Bruce Banner, a scientist on the run from the U.S. Government must find a cure for the monster he emerges whenever he loses his temper. However, Banner then must fight a soldier whom unleashes himself as a threat stronger than he.
When bitten by a genetically modified spider, a nerdy, shy, and awkward high school student gains spider-like abilities that he eventually must use to fight evil as a superhero after tragedy befalls his family.
Bruce Banner, a brilliant scientist with a cloudy past about his family, is involved in an accident in his laboratory causing him to become exposed to gamma radiation and Nanomeds (A tiny life-form that is supposed to heal wounds but has killed everything with which they have made contact). Confused and curious about his survival, Banner discovers that since the accident, whenever he becomes angry he transforms into a giant green monster destroying everything in sight in an act of fury. Bruce's mysterious past and the answer to why the radiation had this effect becomes revealed to him as his Birth Father David Banner intervenes with hopes to continue experimenting on him. Written by
Eric Bana commented that the mood during shooting was "ridiculously serious and morbid." Ang Lee explained to him that he was shooting a sort of superhero tragedy and he would be making a whole other movie about the Hulk at the Industrial Light and Magic studios. Ironically, the film was criticised as being an overly serious superhero film. See more »
Several of the California National Guard troops are depicted as being armed with M16A1 rifles (distinguished by their smooth, triangular forward hand-guards and three-pronged flash suppressor). The National Guard phased out the M16A1 in the 1980s, replacing it with the upgraded M16A2 (ribbed, rounded forward hand-guards, and an enclosed, "birdcage" flash suppressor). See more »
Dr. David Banner:
[absorbing Hulk's energy]
Sleep, Bruce, and dream forever. Struggle no more... and give me all of your power.
You think you can live with it? Take it! TAKE IT ALL!
See more »
The Marvel logo features comic-book images of the Hulk in its pages; it's shaded green, the Hulk's traditional colour; and after it fully forms it bubbles out of the frame, reflecting the biological experiments carried out. See more »
The most introspective of the Marvel superhero movies that have come out so far
Of all the big name superheroes Marvel has to offer, HULK is one of the easiest to gravitate to. It's not hard to find what makes him appealing. Superficially, he is an unstoppable raging behemoth whose strength is rarely matched. This alone would be an obvious foundation for a film franchise. What is surprising (and ultimately refreshing) about this one is its willingness to explore the depth of the Hulk's dilemma. If the film's jade giant were absent from this movie, its story could still be the frame for another.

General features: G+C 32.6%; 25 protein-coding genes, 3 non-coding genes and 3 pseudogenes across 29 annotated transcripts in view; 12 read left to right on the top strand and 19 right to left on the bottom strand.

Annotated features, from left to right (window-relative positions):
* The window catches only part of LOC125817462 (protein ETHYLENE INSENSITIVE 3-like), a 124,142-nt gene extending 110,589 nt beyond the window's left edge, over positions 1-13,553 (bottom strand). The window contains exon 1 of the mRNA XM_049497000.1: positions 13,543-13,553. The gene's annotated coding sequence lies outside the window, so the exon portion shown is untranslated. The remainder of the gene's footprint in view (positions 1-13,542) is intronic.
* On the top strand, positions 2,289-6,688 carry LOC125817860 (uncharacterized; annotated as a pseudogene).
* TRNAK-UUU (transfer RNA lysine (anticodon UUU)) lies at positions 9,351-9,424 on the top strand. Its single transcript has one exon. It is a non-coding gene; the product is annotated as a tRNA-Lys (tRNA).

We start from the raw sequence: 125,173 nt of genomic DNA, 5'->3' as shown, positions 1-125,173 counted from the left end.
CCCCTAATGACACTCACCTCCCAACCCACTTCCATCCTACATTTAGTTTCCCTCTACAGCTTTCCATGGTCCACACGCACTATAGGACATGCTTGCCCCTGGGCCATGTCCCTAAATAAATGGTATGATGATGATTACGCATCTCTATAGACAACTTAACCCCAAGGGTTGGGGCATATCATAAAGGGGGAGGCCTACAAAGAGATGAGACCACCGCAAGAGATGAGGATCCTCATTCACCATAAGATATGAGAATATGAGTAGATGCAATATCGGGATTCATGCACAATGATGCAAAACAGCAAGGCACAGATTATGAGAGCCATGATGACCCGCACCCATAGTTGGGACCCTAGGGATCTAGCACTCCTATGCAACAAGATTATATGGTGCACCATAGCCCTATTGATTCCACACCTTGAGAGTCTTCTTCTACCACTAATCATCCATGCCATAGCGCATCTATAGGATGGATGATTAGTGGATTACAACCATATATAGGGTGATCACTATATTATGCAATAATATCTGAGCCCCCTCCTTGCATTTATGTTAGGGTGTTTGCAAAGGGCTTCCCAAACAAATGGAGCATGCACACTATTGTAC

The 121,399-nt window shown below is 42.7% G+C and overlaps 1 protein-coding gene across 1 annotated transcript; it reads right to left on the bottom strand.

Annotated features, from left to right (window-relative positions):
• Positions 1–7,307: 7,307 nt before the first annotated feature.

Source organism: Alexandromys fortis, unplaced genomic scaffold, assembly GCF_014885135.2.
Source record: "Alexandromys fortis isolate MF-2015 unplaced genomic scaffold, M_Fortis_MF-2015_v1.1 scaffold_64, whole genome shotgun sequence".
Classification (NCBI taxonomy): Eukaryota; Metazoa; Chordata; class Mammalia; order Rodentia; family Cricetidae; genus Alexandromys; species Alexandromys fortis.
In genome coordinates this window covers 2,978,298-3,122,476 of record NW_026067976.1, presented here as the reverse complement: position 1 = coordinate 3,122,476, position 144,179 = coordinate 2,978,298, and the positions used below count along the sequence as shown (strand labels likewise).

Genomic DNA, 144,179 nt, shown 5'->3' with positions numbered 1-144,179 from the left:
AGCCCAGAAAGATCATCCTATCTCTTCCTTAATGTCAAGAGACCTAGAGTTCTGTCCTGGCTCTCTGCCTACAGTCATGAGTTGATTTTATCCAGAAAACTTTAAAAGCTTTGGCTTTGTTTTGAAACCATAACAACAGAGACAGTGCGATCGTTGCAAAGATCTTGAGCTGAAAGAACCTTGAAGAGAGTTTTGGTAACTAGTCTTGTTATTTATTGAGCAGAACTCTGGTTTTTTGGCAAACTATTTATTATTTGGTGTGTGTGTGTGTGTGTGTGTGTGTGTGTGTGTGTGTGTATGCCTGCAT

The movie starts with an army scientist named David Banner who performs genetic experiments for the government. He carries one out on himself before fathering his son Bruce. After a few years into Bruce's childhood, a tragic event occurs, which results in David's incarceration for 30 years and separation from his son.
Upon maturing, Bruce also becomes a scientist. Instead of his father's obsession with genetics, he develops a fascination for gamma rays and nano-med (almost subatomic medicinal) technology. He becomes victim of a lab accident that unleashes the Hulk; partly due to genetic mutation he inherited from his father, who just happens to work on the base as janitor, recently released from his sentence. To make things more interesting, Banner's co-scientist, Betty Ross is his former flame. And she just happens to be the daughter of General Ross, the man who jailed David Banner during his family's tragedy. It is this terrible event that holds the key to why Bruce transforms to his monstrous side, and to how their reunion will end.
The movie starts slow, with admirable character development. By the time the Hulk appears, everyone's motivations are known with each personality sharply distinguished. Ang Lee loves showing humanity and human frailty in his stories as he has done exceptionally in EAT DRINK MAN WOMAN, THE WEDDING BANQUET, SENSE AND SENSIBILITY, and THE ICE STORM. We discover the hidden storylines, the human aspects that can be just as interesting as the action. We discover that Bruce and Betty have both had fathers that they could never count on (that's probably what brought them together). We see David Banner and General Ross not primarily as power hungry males, but as caring fathers as well. We experience Bruce Banner's awkwardness and inability to express himself adequately, which makes us understand all the more why he begins to `enjoy' transforming into his raging alter-id.